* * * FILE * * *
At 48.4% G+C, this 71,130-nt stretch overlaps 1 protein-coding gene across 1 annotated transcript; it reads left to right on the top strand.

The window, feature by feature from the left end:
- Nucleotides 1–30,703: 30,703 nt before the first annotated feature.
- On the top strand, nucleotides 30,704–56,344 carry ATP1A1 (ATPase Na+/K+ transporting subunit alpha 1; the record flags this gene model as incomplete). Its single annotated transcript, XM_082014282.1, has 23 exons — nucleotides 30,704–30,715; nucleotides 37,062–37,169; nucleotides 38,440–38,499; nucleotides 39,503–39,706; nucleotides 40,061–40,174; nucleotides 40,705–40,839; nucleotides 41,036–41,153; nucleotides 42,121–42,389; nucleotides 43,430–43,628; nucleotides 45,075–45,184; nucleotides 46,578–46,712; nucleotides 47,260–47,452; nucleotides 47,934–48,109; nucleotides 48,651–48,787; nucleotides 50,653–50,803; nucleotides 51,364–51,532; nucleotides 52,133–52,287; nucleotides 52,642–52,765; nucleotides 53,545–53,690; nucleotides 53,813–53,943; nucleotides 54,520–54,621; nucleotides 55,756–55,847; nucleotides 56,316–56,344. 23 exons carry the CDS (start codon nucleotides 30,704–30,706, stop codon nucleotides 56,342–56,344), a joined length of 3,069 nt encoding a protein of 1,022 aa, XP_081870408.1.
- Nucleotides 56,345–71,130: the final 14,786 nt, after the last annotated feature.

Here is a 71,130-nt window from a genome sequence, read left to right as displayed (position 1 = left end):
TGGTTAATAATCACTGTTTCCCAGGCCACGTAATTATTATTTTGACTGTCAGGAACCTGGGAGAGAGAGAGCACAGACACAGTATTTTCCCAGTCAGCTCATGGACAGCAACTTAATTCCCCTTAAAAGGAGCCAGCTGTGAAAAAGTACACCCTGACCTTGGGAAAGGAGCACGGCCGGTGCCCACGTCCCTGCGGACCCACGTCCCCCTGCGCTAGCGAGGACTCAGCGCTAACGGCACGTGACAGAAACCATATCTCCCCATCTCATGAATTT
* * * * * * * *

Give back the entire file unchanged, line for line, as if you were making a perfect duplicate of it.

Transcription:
At 48.4% G+C, this 71,130-nt stretch overlaps 1 protein-coding gene across 1 annotated transcript; it reads left to right on the top strand.

The window, feature by feature from the left end:
- Nucleotides 1–30,703: 30,703 nt before the first annotated feature.
- On the top strand, nucleotides 30,704–56,344 carry ATP1A1 (ATPase Na+/K+ transporting subunit alpha 1; the record flags this gene model as incomplete). Its single annotated transcript, XM_082014282.1, has 23 exons — nucleotides 30,704–30,715; nucleotides 37,062–37,169; nucleotides 38,440–38,499; nucleotides 39,503–39,706; nucleotides 40,061–40,174; nucleotides 40,705–40,839; nucleotides 41,036–41,153; nucleotides 42,121–42,389; nucleotides 43,430–43,628; nucleotides 45,075–45,184; nucleotides 46,578–46,712; nucleotides 47,260–47,452; nucleotides 47,934–48,109; nucleotides 48,651–48,787; nucleotides 50,653–50,803; nucleotides 51,364–51,532; nucleotides 52,133–52,287; nucleotides 52,642–52,765; nucleotides 53,545–53,690; nucleotides 53,813–53,943; nucleotides 54,520–54,621; nucleotides 55,756–55,847; nucleotides 56,316–56,344. 23 exons carry the CDS (start codon nucleotides 30,704–30,706, stop codon nucleotides 56,342–56,344), a joined length of 3,069 nt encoding a protein of 1,022 aa, XP_081870408.1.
- Nucleotides 56,345–71,130: the final 14,786 nt, after the last annotated feature.

Here is a 71,130-nt window from a genome sequence, read left to right as displayed (position 1 = left end):
TGGTTAATAATCACTGTTTCCCAGGCCACGTAATTATTATTTTGACTGTCAGGAACCTGGGAGAGAGAGAGCACAGACACAGTATTTTCCCAGTCAGCTCATGGACAGCAACTTAATTCCCCTTAAAAGGAGCCAGCTGTGAAAAAGTACACCCTGACCTTGGGAAAGGAGCACGGCCGGTGCCCACGTCCCTGCGGACCCACGTCCCCCTGCGCTAGCGAGGACTCAGCGCTAACGGCACGTGACAGAAACCATATCTCCCCATCTCATGAATTT